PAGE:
Walking along Hoy Trail on a chilly zero-degree snow-less January 2015 morning, Hoy-Scott Watershed Society (HSWS) member Robbin was delighted to spot Haareis or “Hair Ice” which is an ice or frost formation. 

"I was picking up trash along the trail and at first thought it was dropped Kleenex tissue. I went to pick itup and was amazed at what I saw," said Robbin. "I was so excited to keep spotting it, I even called a man over who was walking his dog."

Hair ice is said to only grow on humid winter nights when the temperature is just below 0°C. When there is no snow it's easy to spot, but many pass it by thinking it is simply snow.

Hair ice spotted in January 2017 along Hoy Trail (Photo: Robbin Whachell /HSWS)

Hair ice spotted in January 2017 along Hoy Trail (Photo: Robbin Whachell /HSWS)

“Hair Ice is ice that grows outward from the surface of the wood, as super-cooled water emerges from the wood, freezes and adds to the hairs from the base,” says Dr. James R. Carter, Professor Emeritus, at Illinois State University, who wrote about Hair Ice on his website(HERE) and interestingly enough, many of his photos are from Vancouver Island, Canada.

“… the hairs of ice do not grow from linear fissures in a stem but rather appear to come out of pores in the wood.  As such they are similar to hair on a head,” writes Dr. Carter.

In 2015, BBC wrote about the mysterious ice formation, saying that scientists have discovered that the formations are actually caused by a fungus called Exidiopsis effusa found on rotting wood.

See more photos of hair ice and watch a time-lapse video of it forming HERE.

We encourage the community to keep an eye out for hair ice when they are in the watershed.

Hair ice pushing out from inside a twig(Photo: Robbin Whachell /HSWS)

Hair ice pushing out from inside a twig(Photo: Robbin Whachell /HSWS)

Hair ice in the early morning along Hoy Trail, Coquitlam, B.C. Canada (Photo: Robbin Whachell / HSWS)

Hair ice in the early morning along Hoy Trail, Coquitlam, B.C. Canada (Photo: Robbin Whachell / HSWS)

Coquitlam to host, Salmon Come Home on October 25th

 

The salmon are back in Hoy Creek!  Join the City of Coquitlam and the Hoy-Scott Creek Watershed Society to celebrate their return at the annual Salmon Come Home gathering at Hoy Creek Hatchery on Sunday, October 25th from 11 am to 3 pm. Bring your family and friends to participate in this exciting community event which attracts thousands of people to view spawning chum salmon in-stream, and learn about this amazing fish through educational demonstrationsand displays.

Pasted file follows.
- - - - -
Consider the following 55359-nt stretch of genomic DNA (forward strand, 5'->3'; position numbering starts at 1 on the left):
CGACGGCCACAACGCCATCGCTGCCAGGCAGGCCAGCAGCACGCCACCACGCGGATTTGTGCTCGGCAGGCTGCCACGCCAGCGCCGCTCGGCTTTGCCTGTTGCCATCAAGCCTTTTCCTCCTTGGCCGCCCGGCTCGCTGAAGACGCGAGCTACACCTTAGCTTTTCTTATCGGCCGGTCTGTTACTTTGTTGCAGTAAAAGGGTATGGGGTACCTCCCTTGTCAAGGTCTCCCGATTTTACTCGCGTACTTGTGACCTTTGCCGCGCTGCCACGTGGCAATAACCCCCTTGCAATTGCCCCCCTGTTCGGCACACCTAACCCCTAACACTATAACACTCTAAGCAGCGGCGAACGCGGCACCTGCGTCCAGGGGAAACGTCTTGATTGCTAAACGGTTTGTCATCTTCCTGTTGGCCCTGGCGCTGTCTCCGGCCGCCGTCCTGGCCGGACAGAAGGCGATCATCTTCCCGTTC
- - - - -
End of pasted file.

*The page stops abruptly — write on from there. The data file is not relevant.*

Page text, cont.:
Enjoy music, children's crafts, costume parade and story telling with Angela Brown, prize fish pond, face painting,  music by Tri-City Radio, 98.7 CKPM FM, and the Creative Café will be serving up fun and Spirit Bear Coffee.

The free, family event runs rain or shine and provides a great opportunity to learn about the Hoy-Scott Watershed Society's salmon enhancement program, as well as the work of many other local stewardship groups. Participating is: Burke Mountain Naturalists; City of Coquitlam - Bad Seed; City of Coquitlam - Solid Waste and Recycling; City of Coquitlam - Urban Wildlife; City of Coquitlam - Water Conservation; Coquitlam River Watershed Roundtable; Coquitlam Riverwatch; Freshwater Fisheries Society of BC; Friends of DeBoville Slough; Hoy/Scott Watershed Society; Hyde Creek Watershed Society; Kintec; Maple Creek Streamkeepers; South Coast Conservation Program; Canadian Sound Therapy Arts Society - Wild Salmon Creative Café; Vancity Pinetree Branch; Fisheries and Oceans Canada; and the Port Moody Ecological Society.

Hoy Creek Hatchery is located off of Princess Crescent, west of the City Centre Aquatic Complex and the Pinetree Community Centre in Coquitlam.  Parking is available at City Hall or at Douglas College David Lam Campus where you can enjoy a short walk inland to the hatchery via Hoy Creek Trail. To find the location on your cell phone map app, Google "Hoy Creek Hatchery." Location via Google maps

Hoy Trail has a several entrances:

- Walk in from Princess Crescent;
- Walk in from behind Douglas College;
- Walk in from Guildford Way (between Johnson and Pinetree);
- Walk in from Walton Avenue, or behind Walton Elementary;
- Walk in from the foot of Lasalle Place.

 

Salmon Come Home, 2014

Salmon Come Home, 2014

Join our Facebook Event Page to keep updates, and be sure to invite your family and friends...  Our event hashtag is #salmoncomehome.

Hoy/Scott Watershed Society has been in operation since 2002 and is a volunteer run society that operates a small salmon hatchery, and conducts a salmon enhancement program in partnership with the City of Coquitlam, with technical expertise from the Department of Fisheries and Oceans Canada.  The Society also works to restore and maintain the riparian habitat in the watershed by removing invasive plant species and re-planting with native plant species. Learn more about the Society at hoyscottcreeks.org

Salmon Come Home is environmentally-themed and designed to promote public awareness about conservation and spawning salmon that migrate back to Coquitlam. For more information on Salmon Come Home, please visit coquitlam.ca/enviroevents